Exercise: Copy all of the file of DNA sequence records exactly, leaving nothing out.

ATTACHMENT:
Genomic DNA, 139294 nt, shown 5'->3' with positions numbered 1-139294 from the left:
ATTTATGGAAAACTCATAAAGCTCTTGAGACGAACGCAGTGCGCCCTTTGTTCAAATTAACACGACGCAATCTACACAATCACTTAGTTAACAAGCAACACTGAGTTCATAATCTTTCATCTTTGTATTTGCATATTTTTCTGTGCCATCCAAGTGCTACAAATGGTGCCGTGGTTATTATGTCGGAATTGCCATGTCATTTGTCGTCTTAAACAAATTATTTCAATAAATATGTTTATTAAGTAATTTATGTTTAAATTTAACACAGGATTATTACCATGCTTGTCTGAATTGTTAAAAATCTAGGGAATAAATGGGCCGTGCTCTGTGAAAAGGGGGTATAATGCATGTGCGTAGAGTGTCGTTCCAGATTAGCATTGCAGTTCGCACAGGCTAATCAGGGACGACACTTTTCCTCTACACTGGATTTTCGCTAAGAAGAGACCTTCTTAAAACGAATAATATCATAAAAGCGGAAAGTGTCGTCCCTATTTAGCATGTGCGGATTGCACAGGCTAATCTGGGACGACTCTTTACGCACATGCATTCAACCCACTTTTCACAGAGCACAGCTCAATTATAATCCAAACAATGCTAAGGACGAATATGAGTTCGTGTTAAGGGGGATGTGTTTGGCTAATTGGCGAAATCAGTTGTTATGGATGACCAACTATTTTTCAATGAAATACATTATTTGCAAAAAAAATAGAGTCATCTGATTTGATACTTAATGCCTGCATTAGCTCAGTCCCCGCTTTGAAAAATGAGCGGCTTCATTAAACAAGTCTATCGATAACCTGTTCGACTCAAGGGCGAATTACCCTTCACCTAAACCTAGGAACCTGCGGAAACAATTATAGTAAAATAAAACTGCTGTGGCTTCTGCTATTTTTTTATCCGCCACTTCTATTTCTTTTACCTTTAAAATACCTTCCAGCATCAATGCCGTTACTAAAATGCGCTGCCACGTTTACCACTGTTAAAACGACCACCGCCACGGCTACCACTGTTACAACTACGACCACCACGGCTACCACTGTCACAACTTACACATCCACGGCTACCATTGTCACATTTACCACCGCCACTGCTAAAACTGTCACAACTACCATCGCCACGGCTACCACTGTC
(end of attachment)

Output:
Genomic DNA, 139294 nt, shown 5'->3' with positions numbered 1-139294 from the left:
ATTTATGGAAAACTCATAAAGCTCTTGAGACGAACGCAGTGCGCCCTTTGTTCAAATTAACACGACGCAATCTACACAATCACTTAGTTAACAAGCAACACTGAGTTCATAATCTTTCATCTTTGTATTTGCATATTTTTCTGTGCCATCCAAGTGCTACAAATGGTGCCGTGGTTATTATGTCGGAATTGCCATGTCATTTGTCGTCTTAAACAAATTATTTCAATAAATATGTTTATTAAGTAATTTATGTTTAAATTTAACACAGGATTATTACCATGCTTGTCTGAATTGTTAAAAATCTAGGGAATAAATGGGCCGTGCTCTGTGAAAAGGGGGTATAATGCATGTGCGTAGAGTGTCGTTCCAGATTAGCATTGCAGTTCGCACAGGCTAATCAGGGACGACACTTTTCCTCTACACTGGATTTTCGCTAAGAAGAGACCTTCTTAAAACGAATAATATCATAAAAGCGGAAAGTGTCGTCCCTATTTAGCATGTGCGGATTGCACAGGCTAATCTGGGACGACTCTTTACGCACATGCATTCAACCCACTTTTCACAGAGCACAGCTCAATTATAATCCAAACAATGCTAAGGACGAATATGAGTTCGTGTTAAGGGGGATGTGTTTGGCTAATTGGCGAAATCAGTTGTTATGGATGACCAACTATTTTTCAATGAAATACATTATTTGCAAAAAAAATAGAGTCATCTGATTTGATACTTAATGCCTGCATTAGCTCAGTCCCCGCTTTGAAAAATGAGCGGCTTCATTAAACAAGTCTATCGATAACCTGTTCGACTCAAGGGCGAATTACCCTTCACCTAAACCTAGGAACCTGCGGAAACAATTATAGTAAAATAAAACTGCTGTGGCTTCTGCTATTTTTTTATCCGCCACTTCTATTTCTTTTACCTTTAAAATACCTTCCAGCATCAATGCCGTTACTAAAATGCGCTGCCACGTTTACCACTGTTAAAACGACCACCGCCACGGCTACCACTGTTACAACTACGACCACCACGGCTACCACTGTCACAACTTACACATCCACGGCTACCATTGTCACATTTACCACCGCCACTGCTAAAACTGTCACAACTACCATCGCCACGGCTACCACTGTC